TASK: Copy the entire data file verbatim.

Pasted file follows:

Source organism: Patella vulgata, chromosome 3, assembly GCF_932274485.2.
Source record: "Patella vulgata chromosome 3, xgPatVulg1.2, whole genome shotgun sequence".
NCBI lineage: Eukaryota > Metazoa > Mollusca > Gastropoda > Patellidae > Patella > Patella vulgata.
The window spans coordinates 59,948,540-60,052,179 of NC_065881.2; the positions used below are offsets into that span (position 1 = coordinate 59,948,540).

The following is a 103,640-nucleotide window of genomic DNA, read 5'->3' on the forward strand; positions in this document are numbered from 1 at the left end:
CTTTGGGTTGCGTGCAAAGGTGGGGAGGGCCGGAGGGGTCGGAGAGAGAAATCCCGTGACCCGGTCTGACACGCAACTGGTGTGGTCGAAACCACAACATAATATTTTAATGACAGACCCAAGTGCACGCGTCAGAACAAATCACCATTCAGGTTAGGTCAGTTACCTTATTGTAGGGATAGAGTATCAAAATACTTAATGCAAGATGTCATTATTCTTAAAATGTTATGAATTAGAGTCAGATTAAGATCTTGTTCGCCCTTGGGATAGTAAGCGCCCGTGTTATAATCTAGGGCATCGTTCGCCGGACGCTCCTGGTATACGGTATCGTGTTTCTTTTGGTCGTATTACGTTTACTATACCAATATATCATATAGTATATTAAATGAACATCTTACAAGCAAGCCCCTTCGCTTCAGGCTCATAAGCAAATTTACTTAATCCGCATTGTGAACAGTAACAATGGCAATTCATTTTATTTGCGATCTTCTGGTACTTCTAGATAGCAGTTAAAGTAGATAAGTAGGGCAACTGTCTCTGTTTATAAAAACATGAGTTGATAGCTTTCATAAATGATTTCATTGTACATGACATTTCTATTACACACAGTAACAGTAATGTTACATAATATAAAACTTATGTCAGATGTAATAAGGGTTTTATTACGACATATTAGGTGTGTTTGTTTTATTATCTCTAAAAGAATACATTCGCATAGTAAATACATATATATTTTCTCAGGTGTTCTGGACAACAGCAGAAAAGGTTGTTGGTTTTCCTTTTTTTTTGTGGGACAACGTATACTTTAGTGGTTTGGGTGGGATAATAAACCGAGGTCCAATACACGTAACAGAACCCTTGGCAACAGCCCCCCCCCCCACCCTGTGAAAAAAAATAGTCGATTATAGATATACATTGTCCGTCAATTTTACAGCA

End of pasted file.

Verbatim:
Source organism: Patella vulgata, chromosome 3, assembly GCF_932274485.2.
Source record: "Patella vulgata chromosome 3, xgPatVulg1.2, whole genome shotgun sequence".
NCBI lineage: Eukaryota > Metazoa > Mollusca > Gastropoda > Patellidae > Patella > Patella vulgata.
The window spans coordinates 59,948,540-60,052,179 of NC_065881.2; the positions used below are offsets into that span (position 1 = coordinate 59,948,540).

The following is a 103,640-nucleotide window of genomic DNA, read 5'->3' on the forward strand; positions in this document are numbered from 1 at the left end:
CTTTGGGTTGCGTGCAAAGGTGGGGAGGGCCGGAGGGGTCGGAGAGAGAAATCCCGTGACCCGGTCTGACACGCAACTGGTGTGGTCGAAACCACAACATAATATTTTAATGACAGACCCAAGTGCACGCGTCAGAACAAATCACCATTCAGGTTAGGTCAGTTACCTTATTGTAGGGATAGAGTATCAAAATACTTAATGCAAGATGTCATTATTCTTAAAATGTTATGAATTAGAGTCAGATTAAGATCTTGTTCGCCCTTGGGATAGTAAGCGCCCGTGTTATAATCTAGGGCATCGTTCGCCGGACGCTCCTGGTATACGGTATCGTGTTTCTTTTGGTCGTATTACGTTTACTATACCAATATATCATATAGTATATTAAATGAACATCTTACAAGCAAGCCCCTTCGCTTCAGGCTCATAAGCAAATTTACTTAATCCGCATTGTGAACAGTAACAATGGCAATTCATTTTATTTGCGATCTTCTGGTACTTCTAGATAGCAGTTAAAGTAGATAAGTAGGGCAACTGTCTCTGTTTATAAAAACATGAGTTGATAGCTTTCATAAATGATTTCATTGTACATGACATTTCTATTACACACAGTAACAGTAATGTTACATAATATAAAACTTATGTCAGATGTAATAAGGGTTTTATTACGACATATTAGGTGTGTTTGTTTTATTATCTCTAAAAGAATACATTCGCATAGTAAATACATATATATTTTCTCAGGTGTTCTGGACAACAGCAGAAAAGGTTGTTGGTTTTCCTTTTTTTTTGTGGGACAACGTATACTTTAGTGGTTTGGGTGGGATAATAAACCGAGGTCCAATACACGTAACAGAACCCTTGGCAACAGCCCCCCCCCCCACCCTGTGAAAAAAAATAGTCGATTATAGATATACATTGTCCGTCAATTTTACAGCA